$37 million in additional venture capital to integrate users of those APIs as a service.
It's the latest installment of big money moving behind API integration efforts. MuleSoft had previously received $44 million in four rounds of funding.
MuleSoft calls its Anypoint platform, comprised of its Anypoint Service Registry, Anypoint API Manager, and new APIkit for building best practices APIs, the basis for the "new enterprise," one that looks beyond its immediate four walls to link up with partners, customers and third-party applications and Web services. Ironically, the lead investor in its fifth round of funding was New Enterprise Associates, which had no say in naming the "new enterprise" theme of MuleSoft's Anypoint announcements.
The APIkit, the Anypoint Service Registry and the Anypoint API Manger "create the blueprint for the new enterprise," said Greg Schott, president and CEO, in an interview before the announcement Wednesday.
The success of its integration efforts can be judged by the second participant in the fifth round, Salesforce.com, at $3 billion the world's largest software-as-a-service supplier, and one whose online applications are frequently integrated with customers' applications through the MuleSoft Anypoint API platform. The platform is also offered as a MuleSoft online service, which it has dubbed CloudHub.
[ Want to learn more about how MuleSoft aids connections between SaaS apps? See MuleSoft's Cure To SaaS Integration Headaches. ]
In one sense, CloudHub is a successor to the point-to-point integrations previously accomplished inside corporate walls by such market leaders as IBM's Tivoli and Tibco Rendevous message buses. The era of enterprise application integration was succeeded by service integration, and now service integration across the wide area network, using automated and standardized connectors that are part of the enterprise service bus (ESB).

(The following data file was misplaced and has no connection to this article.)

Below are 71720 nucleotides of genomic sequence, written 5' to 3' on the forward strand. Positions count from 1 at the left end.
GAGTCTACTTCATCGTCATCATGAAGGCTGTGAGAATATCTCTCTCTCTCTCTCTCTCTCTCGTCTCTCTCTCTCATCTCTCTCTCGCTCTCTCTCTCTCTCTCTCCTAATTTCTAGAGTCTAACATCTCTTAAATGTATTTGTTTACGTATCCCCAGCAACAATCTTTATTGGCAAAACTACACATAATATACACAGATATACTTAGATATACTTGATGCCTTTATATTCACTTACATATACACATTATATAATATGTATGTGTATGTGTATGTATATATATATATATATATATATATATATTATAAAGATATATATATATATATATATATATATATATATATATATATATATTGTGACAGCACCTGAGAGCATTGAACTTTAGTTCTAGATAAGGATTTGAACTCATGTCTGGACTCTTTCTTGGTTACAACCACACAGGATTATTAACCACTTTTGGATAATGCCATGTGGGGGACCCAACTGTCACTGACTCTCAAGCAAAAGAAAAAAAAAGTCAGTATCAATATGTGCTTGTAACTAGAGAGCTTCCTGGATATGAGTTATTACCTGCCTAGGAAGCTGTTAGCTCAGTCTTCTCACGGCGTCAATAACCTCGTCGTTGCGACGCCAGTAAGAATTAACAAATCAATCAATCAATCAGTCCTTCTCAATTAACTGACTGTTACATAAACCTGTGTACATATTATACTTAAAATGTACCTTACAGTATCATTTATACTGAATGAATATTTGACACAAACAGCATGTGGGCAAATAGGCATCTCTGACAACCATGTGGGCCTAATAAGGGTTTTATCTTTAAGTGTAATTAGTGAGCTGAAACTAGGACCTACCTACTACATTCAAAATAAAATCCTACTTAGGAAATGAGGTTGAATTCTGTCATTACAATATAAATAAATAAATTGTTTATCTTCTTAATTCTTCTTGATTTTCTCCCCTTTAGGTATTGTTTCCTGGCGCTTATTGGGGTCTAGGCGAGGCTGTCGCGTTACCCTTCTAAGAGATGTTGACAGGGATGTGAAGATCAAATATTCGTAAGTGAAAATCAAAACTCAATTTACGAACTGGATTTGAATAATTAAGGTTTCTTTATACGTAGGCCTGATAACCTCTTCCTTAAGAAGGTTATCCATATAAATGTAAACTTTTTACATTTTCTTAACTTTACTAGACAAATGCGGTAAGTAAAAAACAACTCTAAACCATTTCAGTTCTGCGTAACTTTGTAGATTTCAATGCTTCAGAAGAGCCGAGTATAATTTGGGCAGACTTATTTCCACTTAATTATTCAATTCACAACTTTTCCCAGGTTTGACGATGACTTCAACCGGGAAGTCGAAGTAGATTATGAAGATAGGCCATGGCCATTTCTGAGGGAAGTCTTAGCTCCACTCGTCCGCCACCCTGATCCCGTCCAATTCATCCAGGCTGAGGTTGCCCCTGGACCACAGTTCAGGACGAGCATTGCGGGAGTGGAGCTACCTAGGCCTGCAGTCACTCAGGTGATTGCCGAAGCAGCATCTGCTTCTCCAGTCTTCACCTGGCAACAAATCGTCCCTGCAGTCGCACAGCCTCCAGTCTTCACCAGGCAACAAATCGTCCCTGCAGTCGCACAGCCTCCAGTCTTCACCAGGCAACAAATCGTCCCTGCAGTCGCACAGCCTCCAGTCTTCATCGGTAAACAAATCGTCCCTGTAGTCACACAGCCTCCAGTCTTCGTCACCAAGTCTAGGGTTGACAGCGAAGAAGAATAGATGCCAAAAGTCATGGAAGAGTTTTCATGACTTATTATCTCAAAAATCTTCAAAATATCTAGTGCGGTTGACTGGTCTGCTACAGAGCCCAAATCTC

MuleSoft has carried the practice a giant step forward by creating a general purpose integration hub, where APIs can be registered and stored and called up when the need arises. About 10,000 companies run their application-to-application integrations via its CloudHub platform, which has the Mule ESB at its core, the lightweight ESB which first established MuleSoft as open source code with the financial services industry.
Many of those 10,000 companies use a lightweight version of the service that MuleSoft makes available for free, but 400 of them are paying customers. They include major financial services, airlines, pharmaceutical and insurance companies, said Schott.
CloudHub runs on top of Amazon Web Services' cloud infrastructure. Its Anypoint Service Registry is priced on a tiered-use model. What a customer pays depends on the number of services, policies and contracts managed by the hub, with typical pricing starting at $12,000 a year. In the days of Tibco and IBM adapters, each adapter/connector piece of software typically cost $12,000 to $15,000. The public APIs are general-purpose, callable-upon-need connectors that eliminate the need to create a custom adapter/connector formerly used to tie the application in your enterprise to another application somewhere else.
"There were about 100 public APIs in 2005," noted Schott. Today there are an estimated 13,000, and MuleSoft "has 98% of them in our registry and repository," Schott said. Connecting into applications that reside with partners, customers or simply with external third-party services on the Web is now crucial to the functioning of modern companies, while it wasn't a few years ago, he noted.
The APIkit and API Registry were released for general availability Wednesday. The API Manager component of the platform was released in beta, with general availability scheduled for later this year.